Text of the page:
Over the past 30 years thousands of parents have been falsely accused, found guilty and imprisoned for “shaken baby syndrome”, a diagnosis of child abuse based on Xrays showing fractures, intracerebral and retinal bleeding. Left image shows old rib fractures (yellow arrow) on chest xray of infant. Is this diagnostic of child abuse ? What other diagnostic possibilities should be considered? Courtesy of Radiology Assistant.
“In 1946, John Caffey described multiple fractures in the long bones of infants suffering from chronic subdural hematoma. None of the parents reported any knowledge of falls or physical injury, but Caffey suspected child abuse to explain the injuries. Following this retrospective, radiological study by Caffey, the diagnosis of shaken baby syndrome (including retinal petechiae, multiple fractures of the long bones, and subdural hematomas) evolved and has resulted in many men and women being convicted of child abuse, all without any meaningful consideration of a differential diagnosis”.(6) (Clemetson 2006)
Radiologists Now Questioning John Caffey’s Authoritative Bible
Illinois radiologist David Ayoub MD and pediatrician Edward Yazbak MD have studied the issue and found that many of these cases are not child abuse. Rather, many of these unfortunate babies have underlying metabolic bone disease associated with prematurity, chronic pneumonia, maternal and fetal Vitamin D3 deficiency, Vitamin C deficiency, Vitamin K deficiency, all aggravated by aluminum adjuvants in multiple vaccinations given early in the first few months of life. The underlying metabolic bone disease predisposes these babies to fracture. Coagulation disorders, and hypoxia predispose to intracerebral bleeding which may occur in-utero or associated with traumatic birth.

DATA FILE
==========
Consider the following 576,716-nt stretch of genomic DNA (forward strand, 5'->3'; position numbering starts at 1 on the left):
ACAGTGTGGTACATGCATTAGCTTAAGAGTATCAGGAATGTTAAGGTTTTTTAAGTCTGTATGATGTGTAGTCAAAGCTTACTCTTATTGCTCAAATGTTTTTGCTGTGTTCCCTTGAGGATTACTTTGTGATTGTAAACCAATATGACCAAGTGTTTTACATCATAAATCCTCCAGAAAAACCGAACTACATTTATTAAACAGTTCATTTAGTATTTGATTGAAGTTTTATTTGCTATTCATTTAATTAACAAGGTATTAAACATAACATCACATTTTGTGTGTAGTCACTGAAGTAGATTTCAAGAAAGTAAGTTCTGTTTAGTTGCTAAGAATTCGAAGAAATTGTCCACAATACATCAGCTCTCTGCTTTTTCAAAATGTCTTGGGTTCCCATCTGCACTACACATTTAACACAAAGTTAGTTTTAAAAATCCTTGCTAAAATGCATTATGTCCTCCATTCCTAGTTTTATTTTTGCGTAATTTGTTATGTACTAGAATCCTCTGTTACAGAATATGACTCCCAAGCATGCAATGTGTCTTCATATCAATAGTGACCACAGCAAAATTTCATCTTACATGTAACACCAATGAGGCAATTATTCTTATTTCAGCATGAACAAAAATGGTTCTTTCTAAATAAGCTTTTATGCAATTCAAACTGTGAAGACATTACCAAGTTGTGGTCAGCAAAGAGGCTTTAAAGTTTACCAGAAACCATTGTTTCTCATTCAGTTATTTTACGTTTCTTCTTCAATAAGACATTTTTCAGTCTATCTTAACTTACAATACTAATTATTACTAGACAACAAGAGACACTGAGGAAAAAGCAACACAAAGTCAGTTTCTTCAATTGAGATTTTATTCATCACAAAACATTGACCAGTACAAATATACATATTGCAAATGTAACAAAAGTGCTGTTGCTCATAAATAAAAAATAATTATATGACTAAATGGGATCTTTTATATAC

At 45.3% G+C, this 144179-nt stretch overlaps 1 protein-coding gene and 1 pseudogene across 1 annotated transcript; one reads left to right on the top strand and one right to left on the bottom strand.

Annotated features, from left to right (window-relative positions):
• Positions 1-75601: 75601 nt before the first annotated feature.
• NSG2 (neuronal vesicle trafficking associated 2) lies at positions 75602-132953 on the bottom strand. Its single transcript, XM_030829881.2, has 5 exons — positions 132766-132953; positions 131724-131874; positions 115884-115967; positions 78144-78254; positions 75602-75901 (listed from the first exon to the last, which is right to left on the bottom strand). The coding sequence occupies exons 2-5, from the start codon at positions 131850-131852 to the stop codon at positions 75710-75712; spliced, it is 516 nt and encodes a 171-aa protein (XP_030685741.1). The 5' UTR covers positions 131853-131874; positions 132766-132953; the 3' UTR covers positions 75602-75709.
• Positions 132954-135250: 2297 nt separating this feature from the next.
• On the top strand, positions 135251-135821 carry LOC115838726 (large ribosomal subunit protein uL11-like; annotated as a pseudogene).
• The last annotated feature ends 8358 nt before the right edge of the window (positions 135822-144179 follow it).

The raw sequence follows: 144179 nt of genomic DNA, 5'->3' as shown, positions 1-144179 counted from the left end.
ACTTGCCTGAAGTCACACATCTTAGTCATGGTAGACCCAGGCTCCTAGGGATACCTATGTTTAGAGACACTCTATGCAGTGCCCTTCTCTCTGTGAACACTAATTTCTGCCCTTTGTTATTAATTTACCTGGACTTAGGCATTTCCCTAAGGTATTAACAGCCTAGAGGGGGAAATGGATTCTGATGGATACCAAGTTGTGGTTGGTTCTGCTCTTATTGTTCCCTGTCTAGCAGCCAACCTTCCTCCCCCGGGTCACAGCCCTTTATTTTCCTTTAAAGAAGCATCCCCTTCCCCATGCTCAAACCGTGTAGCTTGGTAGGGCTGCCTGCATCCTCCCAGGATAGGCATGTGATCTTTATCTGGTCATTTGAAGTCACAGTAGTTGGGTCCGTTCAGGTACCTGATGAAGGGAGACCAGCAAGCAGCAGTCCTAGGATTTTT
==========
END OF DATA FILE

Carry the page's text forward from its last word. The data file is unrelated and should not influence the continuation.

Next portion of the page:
Fractured Femur: Wife Abuse or Metabolic Bone Disease?
The left image is an Xray showing a mid femur fracture. Is this a traumatic fracture caused by wife beating, “Battered Wife Syndrome”? Or Metabolic Bone disease?: If you guessed metabolic bone disease, you would be correct. This middle aged female had been treated many years with a bisphosphonate drug which created a metabolic bone disease, with a spontaneous mid-femur fracture occurring with NO trauma.
Left image : Cortical Thickening, and obvious Tranverse Mid Femur Fracture in a patient on osteoporosis drugs- Bisphosphonate. Image courtesy of Dr Jörg Schilcher and Per Aspenberg, Acta Orthop . 2009 August 7; 80(4): 413–415. Incidence of stress fractures of the femoral shaft in women treated with bisphosphonates.
Child Abuse Does Exist
Needless to say, child abuse does exist. Some children are unwanted, and there are no doubt many cases of infanticide by parents who consider killing their child more convenient than caring for a demanding infant.
However, to incarcerate innocent parents and caregivers based on a false medical diagnosis of “Shaken Baby Syndrome” is equally unjust. The diagnosis of child abuse vs. metabolic bone disease requires appropriate testing for metabolic bone disease, and applying thought and consideration to the case. Hopefully pediatric radiologists and pediatricians can be educated quickly enough to bring a halt to the unjust imprisonment of innocent parents. Its bad enough to grieve over a lost infant. To grieve from inside a prison cell wrongly convicted of killing your own child is a bit too much. Wrongful Imprisonment image courtesy of David Feldman Web Site.
Overturning the Convictions
After many long years of imprisonment, parents wrongly convicted of “shaken baby” are now being released, and convictions overturned, thanks to Drs. David Ayoub and Edward Yazbak who have devoted themselves to helping these innocent people.
Jeffrey Dach MD
7450 Griffin Road